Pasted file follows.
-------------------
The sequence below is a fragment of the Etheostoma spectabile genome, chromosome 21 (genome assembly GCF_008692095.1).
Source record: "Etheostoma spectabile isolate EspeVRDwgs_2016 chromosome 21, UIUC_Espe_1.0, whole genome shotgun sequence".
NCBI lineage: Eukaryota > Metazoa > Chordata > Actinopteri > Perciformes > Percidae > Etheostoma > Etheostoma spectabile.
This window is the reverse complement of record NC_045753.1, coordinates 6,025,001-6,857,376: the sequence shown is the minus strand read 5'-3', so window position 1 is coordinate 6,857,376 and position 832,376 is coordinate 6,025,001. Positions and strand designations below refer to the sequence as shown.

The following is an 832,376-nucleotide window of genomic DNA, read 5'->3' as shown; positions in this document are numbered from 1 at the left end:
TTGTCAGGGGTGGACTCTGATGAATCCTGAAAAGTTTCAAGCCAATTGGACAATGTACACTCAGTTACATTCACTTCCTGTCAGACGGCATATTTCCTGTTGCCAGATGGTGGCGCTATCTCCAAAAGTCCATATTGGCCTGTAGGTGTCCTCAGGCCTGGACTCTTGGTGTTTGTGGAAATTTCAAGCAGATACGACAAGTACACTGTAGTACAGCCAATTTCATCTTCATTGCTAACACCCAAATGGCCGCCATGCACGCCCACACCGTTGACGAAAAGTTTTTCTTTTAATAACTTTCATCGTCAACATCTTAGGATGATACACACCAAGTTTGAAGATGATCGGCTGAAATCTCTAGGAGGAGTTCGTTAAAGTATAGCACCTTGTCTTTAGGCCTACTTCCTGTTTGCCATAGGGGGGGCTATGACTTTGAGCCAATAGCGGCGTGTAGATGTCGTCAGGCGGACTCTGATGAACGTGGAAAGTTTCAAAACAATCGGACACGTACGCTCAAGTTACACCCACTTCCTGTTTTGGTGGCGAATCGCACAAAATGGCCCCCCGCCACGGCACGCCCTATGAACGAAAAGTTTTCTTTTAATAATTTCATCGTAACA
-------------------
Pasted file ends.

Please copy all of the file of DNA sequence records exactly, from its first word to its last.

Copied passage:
The sequence below is a fragment of the Etheostoma spectabile genome, chromosome 21 (genome assembly GCF_008692095.1).
Source record: "Etheostoma spectabile isolate EspeVRDwgs_2016 chromosome 21, UIUC_Espe_1.0, whole genome shotgun sequence".
NCBI lineage: Eukaryota > Metazoa > Chordata > Actinopteri > Perciformes > Percidae > Etheostoma > Etheostoma spectabile.
This window is the reverse complement of record NC_045753.1, coordinates 6,025,001-6,857,376: the sequence shown is the minus strand read 5'-3', so window position 1 is coordinate 6,857,376 and position 832,376 is coordinate 6,025,001. Positions and strand designations below refer to the sequence as shown.

The following is an 832,376-nucleotide window of genomic DNA, read 5'->3' as shown; positions in this document are numbered from 1 at the left end:
TTGTCAGGGGTGGACTCTGATGAATCCTGAAAAGTTTCAAGCCAATTGGACAATGTACACTCAGTTACATTCACTTCCTGTCAGACGGCATATTTCCTGTTGCCAGATGGTGGCGCTATCTCCAAAAGTCCATATTGGCCTGTAGGTGTCCTCAGGCCTGGACTCTTGGTGTTTGTGGAAATTTCAAGCAGATACGACAAGTACACTGTAGTACAGCCAATTTCATCTTCATTGCTAACACCCAAATGGCCGCCATGCACGCCCACACCGTTGACGAAAAGTTTTTCTTTTAATAACTTTCATCGTCAACATCTTAGGATGATACACACCAAGTTTGAAGATGATCGGCTGAAATCTCTAGGAGGAGTTCGTTAAAGTATAGCACCTTGTCTTTAGGCCTACTTCCTGTTTGCCATAGGGGGGGCTATGACTTTGAGCCAATAGCGGCGTGTAGATGTCGTCAGGCGGACTCTGATGAACGTGGAAAGTTTCAAAACAATCGGACACGTACGCTCAAGTTACACCCACTTCCTGTTTTGGTGGCGAATCGCACAAAATGGCCCCCCGCCACGGCACGCCCTATGAACGAAAAGTTTTCTTTTAATAATTTCATCGTAACA